Monte Carlo’s Series D and the Future of Data Observability

Four years ago, I was leading a data team at Gainsight, a customer success company, responsible for generating the analytics that powered our executive dashboards. I was regularly getting questions and pings from downstream consumers like “This data is wrong.” 

It was a painful experience, but unfortunately, it wasn’t unique. As it turns out, I wasn’t the only one who felt this pain. 

Before launching Monte Carlo, I spoke with hundreds of data leaders who all struggled to deliver high quality data despite having their teams spend upwards of 30% of their time and millions of dollars per year on this issue.

And the problem is only getting bigger. Just a few weeks ago, Unity, the popular gaming software company, cited “bad data” (or as it’s often called, data downtime) for a $110M impact on their ads business. 

Since we launched in 2020, Monte Carlo has helped hundreds of customers tackle broken data pipelines, stale dashboards, and other symptoms of poor data quality with data observability. 

With our Series D, our goal is to make our customers as happy as possible by accelerating the data observability category and eliminating data downtime. Here’s how we got here and where we’re going next.

Where data observability is today

Organizations spent $39.2 billion on cloud databases such as Snowflake, Databricks, and BigQuery in 2021. Unfortunately, those investments have not been fully realized with poor data quality costing the average organization $12.9M per year

Data observability fundamentally changes this equation. It’s amazing to see the value innovative data teams like Vimeo, Autotrader, PagerDuty, and others can provide when their organizations trust their data. For example:

  • Fox empowered self-service across a decentralized data organization.
  • Red Ventures improved data delivery by tracking performance via SLAs.
  • Blinkist grew revenue by providing their marketing team with data to better optimize ad spend.
  • JetBlue accelerated their data quality processes to match the real-time needs of their business.
  • PagerDuty protected their customer success machine learning models from drift.
  • Choozle made high-quality data a differentiating factor in their updated digital advertising platform.
  • Clearcover scaled a lean data team, removed bottlenecks, and increased data adoption.
  • ShopRunner enhanced visibility data asset usage allowing them to optimize their environment without impacting downstream users.
  • Hotjar reduced their data infrastructure costs 3x.

All of these organizations also dramatically reduced data downtime so their engineers could spend more time innovating and less time fixing.

Industry observers have taken note. Gartner is providing guidance on data observability and it’s cited by data teams on G2 as a “game changer” for the modern data stack.

This is deeply validating for those passionate about data reliability, but the best is yet to come.

The future of data observability and Monte Carlo

The markets for data broadly continue to signal an incredible opportunity for data observability. Last year, BigQuery, Snowflake, and Databricks annual revenues each neared or exceeded $1b, and in 2021, they continue to grow at astounding rates. 

We hear often from data teams and industry analysts that data quality has or is becoming a top priority, as companies look to capitalize on data infrastructure investments to drive growth and maintain their competitive edge. 

When it comes to data observability specifically, the trajectory of site reliability engineering and application performance monitoring (APM) may provide a glimpse of what’s to come.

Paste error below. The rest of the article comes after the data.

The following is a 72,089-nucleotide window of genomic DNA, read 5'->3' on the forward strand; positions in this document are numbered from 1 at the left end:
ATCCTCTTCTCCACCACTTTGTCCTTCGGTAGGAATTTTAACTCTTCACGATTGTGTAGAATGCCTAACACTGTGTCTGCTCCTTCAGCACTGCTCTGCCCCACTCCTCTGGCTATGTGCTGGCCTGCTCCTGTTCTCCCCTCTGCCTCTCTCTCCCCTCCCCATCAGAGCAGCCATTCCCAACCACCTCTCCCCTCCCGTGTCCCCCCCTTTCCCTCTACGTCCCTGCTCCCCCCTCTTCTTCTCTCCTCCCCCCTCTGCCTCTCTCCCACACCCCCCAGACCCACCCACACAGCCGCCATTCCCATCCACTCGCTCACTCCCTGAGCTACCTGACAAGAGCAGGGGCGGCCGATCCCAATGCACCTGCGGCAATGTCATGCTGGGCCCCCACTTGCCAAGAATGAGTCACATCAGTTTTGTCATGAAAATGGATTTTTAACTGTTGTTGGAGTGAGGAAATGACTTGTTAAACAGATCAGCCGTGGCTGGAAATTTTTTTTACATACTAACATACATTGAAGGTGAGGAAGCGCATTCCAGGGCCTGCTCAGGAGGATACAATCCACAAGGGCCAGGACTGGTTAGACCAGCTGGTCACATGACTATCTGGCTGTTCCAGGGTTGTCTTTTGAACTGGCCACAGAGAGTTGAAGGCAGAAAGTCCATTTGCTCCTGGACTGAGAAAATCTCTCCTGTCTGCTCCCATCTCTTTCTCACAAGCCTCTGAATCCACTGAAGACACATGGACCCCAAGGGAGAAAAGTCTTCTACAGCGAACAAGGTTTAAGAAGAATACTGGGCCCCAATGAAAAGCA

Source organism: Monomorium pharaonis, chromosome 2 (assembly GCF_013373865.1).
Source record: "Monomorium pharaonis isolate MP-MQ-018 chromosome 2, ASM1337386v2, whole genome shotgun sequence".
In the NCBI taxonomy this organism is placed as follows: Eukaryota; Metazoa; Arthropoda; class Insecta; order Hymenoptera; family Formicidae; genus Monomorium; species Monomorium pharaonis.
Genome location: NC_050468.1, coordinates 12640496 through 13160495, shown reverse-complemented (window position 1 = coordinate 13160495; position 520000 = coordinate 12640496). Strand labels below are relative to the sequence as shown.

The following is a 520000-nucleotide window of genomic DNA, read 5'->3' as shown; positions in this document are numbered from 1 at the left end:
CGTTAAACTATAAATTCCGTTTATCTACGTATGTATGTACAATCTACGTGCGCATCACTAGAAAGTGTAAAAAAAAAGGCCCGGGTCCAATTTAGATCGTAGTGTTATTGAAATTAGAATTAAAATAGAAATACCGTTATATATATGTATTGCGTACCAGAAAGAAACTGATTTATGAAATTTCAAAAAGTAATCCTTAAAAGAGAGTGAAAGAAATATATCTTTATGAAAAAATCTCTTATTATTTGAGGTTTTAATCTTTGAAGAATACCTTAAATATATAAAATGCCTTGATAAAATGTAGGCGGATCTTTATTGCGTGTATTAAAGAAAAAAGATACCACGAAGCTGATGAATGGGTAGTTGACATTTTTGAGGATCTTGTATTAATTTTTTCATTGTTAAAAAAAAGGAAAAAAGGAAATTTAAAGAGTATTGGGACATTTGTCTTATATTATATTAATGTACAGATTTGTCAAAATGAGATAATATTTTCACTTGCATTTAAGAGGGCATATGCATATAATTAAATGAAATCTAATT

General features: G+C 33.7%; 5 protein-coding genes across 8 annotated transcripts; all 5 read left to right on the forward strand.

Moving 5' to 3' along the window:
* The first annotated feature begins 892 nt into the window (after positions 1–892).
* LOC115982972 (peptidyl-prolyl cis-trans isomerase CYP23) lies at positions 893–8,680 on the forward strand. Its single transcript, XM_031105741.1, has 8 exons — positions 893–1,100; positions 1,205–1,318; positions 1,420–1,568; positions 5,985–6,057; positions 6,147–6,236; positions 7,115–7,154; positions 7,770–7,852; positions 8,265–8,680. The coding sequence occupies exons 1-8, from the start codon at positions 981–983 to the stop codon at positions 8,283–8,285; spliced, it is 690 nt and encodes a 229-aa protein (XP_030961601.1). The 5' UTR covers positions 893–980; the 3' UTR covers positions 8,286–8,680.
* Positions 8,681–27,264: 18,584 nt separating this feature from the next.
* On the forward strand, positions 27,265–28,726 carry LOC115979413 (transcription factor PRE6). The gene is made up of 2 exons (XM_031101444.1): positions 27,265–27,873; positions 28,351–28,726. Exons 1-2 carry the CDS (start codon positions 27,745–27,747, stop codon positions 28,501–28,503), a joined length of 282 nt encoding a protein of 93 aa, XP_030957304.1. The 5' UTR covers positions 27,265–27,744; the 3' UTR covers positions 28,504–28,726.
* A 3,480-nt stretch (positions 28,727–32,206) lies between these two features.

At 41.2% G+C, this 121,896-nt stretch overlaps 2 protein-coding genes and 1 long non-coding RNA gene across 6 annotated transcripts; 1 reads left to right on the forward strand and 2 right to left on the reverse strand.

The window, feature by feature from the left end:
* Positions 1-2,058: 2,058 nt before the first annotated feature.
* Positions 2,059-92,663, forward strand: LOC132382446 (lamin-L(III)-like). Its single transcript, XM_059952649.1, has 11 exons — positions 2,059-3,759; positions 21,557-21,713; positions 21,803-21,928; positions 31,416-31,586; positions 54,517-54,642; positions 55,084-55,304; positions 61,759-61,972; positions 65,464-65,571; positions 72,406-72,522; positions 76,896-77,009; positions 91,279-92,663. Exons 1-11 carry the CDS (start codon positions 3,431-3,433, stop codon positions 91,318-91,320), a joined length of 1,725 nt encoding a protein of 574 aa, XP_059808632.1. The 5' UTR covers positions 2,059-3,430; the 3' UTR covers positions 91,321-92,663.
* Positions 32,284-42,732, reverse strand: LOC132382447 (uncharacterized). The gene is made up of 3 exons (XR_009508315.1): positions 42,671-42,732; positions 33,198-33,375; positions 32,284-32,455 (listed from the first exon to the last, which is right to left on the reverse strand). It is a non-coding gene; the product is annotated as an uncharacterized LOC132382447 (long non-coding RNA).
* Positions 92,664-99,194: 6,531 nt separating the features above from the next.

Datadog, a leading application performance monitoring (APM) solution, is becoming one of the most iconic companies of the decade, with over $1b in revenue in 2021. The idea of spinning up an application without some form of APM or observability to ensure uptime and minimize downtime is practically unheard of. 

With this raise, Monte Carlo remains focused on making our customers as happy as possible. 

This means building an incredible, end-to-end data observability product with more integrations, more detailed lineage, enhanced support for data lakes, deeper insights into data health, and best-in-class alerting to reduce time to detection and resolution for data incidents.

It also means listening and engaging with the data community to develop and advocate for a set of data quality best practices. 

To that end, we are pleased to be publishing “Data Quality Fundamentals” with O’Reilly Media later this fall, and sponsoring Snowflake Summit next month. (We’ll be there – come say hi!)

As a data leader, what if frantic Slack messages about missing values or early morning fire drills when pipelines break were a thing of the past? 

What if trusting your data was as easy as creating a new dashboard in Looker or Tableau, or spinning up analytic workloads in Snowflake or BigQuery? 

What if you could prevent data quality issues – and downstream  before they even happened? 

Think: end-to-end coverage across your entire stack, no matter what tools you use; SLAs, SLIs, and SLOs to manage data availability, freshness, and performance; a centralized control panel to help you troubleshoot data issues immediately while giving you a 10,000-foot view of data health over time. The possibilities for better data are endless. 

By executing on this vision and focusing on what matters (you – our customers!), we can eliminate data downtime and bring reliable data to companies everywhere. 

2 responses to “Monte Carlo’s Series D and the Future of Data Observability”

  1. Mark Chapman says:

    Data quality issue in the unstructured text: “annual revenues each neared or exceeded $1b, and in 20221, they continue to grow”

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